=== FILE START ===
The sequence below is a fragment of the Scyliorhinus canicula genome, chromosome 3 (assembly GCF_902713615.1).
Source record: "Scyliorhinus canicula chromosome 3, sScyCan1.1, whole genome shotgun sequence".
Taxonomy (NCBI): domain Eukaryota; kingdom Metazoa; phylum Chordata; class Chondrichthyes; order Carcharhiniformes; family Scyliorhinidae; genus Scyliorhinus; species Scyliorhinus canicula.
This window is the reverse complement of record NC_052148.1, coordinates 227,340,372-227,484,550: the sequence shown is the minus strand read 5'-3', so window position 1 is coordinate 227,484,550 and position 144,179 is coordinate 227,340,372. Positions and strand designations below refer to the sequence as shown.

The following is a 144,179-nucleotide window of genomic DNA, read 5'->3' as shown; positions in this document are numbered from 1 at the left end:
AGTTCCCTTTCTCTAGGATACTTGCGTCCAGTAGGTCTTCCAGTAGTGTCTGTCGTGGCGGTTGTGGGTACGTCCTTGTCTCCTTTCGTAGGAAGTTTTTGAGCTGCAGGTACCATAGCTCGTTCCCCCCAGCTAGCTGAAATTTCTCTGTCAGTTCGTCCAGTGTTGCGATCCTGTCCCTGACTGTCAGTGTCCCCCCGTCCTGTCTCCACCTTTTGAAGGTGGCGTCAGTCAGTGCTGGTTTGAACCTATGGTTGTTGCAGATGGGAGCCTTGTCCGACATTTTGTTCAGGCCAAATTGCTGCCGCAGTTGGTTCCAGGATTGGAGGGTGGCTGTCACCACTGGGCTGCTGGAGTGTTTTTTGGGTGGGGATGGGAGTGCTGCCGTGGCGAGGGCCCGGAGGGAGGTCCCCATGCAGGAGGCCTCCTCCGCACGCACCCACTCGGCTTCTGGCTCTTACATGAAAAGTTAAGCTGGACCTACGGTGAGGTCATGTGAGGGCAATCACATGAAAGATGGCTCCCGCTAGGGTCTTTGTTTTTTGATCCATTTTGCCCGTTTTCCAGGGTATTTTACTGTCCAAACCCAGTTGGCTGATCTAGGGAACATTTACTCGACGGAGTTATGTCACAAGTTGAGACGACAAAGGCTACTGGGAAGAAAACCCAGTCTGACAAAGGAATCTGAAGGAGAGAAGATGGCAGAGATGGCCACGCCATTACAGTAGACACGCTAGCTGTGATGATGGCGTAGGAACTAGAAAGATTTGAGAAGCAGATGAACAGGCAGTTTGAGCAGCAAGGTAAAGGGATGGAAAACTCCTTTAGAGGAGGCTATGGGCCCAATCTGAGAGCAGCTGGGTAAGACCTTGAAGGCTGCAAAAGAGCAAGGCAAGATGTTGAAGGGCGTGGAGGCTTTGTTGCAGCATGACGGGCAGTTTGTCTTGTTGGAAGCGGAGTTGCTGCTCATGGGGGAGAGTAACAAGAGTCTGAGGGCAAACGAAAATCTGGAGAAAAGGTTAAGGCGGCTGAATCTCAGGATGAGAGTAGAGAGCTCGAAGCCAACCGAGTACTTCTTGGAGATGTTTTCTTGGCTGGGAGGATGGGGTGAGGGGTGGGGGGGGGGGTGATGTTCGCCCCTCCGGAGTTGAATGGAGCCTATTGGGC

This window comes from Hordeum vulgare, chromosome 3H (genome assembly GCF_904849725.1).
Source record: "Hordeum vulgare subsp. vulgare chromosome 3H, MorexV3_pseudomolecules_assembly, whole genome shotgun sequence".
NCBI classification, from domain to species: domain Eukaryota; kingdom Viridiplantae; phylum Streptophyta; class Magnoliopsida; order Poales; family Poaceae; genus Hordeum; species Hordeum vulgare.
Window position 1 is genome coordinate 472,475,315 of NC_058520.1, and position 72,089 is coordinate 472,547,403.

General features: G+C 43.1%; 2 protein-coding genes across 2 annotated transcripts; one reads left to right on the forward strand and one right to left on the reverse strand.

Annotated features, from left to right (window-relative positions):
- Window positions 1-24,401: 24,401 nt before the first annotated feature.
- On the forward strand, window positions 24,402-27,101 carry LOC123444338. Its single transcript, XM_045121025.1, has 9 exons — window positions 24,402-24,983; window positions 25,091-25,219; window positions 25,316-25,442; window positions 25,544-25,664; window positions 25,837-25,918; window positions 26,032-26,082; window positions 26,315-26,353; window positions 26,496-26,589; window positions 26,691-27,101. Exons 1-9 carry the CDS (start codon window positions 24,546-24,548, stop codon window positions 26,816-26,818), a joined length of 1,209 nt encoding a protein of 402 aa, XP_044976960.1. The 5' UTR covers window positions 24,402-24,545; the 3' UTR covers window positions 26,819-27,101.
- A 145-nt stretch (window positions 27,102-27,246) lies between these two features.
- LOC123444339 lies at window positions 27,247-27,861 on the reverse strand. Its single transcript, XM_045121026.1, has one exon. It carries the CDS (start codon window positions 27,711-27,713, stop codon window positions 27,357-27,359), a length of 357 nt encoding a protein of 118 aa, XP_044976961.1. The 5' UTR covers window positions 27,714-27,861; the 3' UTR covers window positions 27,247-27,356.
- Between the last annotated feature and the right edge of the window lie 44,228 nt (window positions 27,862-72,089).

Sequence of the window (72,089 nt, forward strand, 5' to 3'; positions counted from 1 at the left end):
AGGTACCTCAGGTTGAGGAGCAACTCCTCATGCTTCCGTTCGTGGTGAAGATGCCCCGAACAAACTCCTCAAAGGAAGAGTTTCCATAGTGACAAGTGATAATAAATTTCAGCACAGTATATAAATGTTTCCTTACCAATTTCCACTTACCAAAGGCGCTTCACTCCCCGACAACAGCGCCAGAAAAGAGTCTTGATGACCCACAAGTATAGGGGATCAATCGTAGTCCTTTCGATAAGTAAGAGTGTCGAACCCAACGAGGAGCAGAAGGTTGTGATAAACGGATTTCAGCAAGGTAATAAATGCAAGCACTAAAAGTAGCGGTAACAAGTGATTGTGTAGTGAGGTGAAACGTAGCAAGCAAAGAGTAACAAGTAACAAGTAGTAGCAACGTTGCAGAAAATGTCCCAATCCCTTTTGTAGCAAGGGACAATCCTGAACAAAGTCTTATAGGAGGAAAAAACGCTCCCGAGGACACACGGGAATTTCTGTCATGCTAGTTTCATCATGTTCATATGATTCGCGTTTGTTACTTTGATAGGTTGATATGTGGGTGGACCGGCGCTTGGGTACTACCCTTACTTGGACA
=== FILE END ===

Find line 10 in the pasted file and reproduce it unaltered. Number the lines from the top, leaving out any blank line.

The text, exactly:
Window position 1 is genome coordinate 472,475,315 of NC_058520.1, and position 72,089 is coordinate 472,547,403.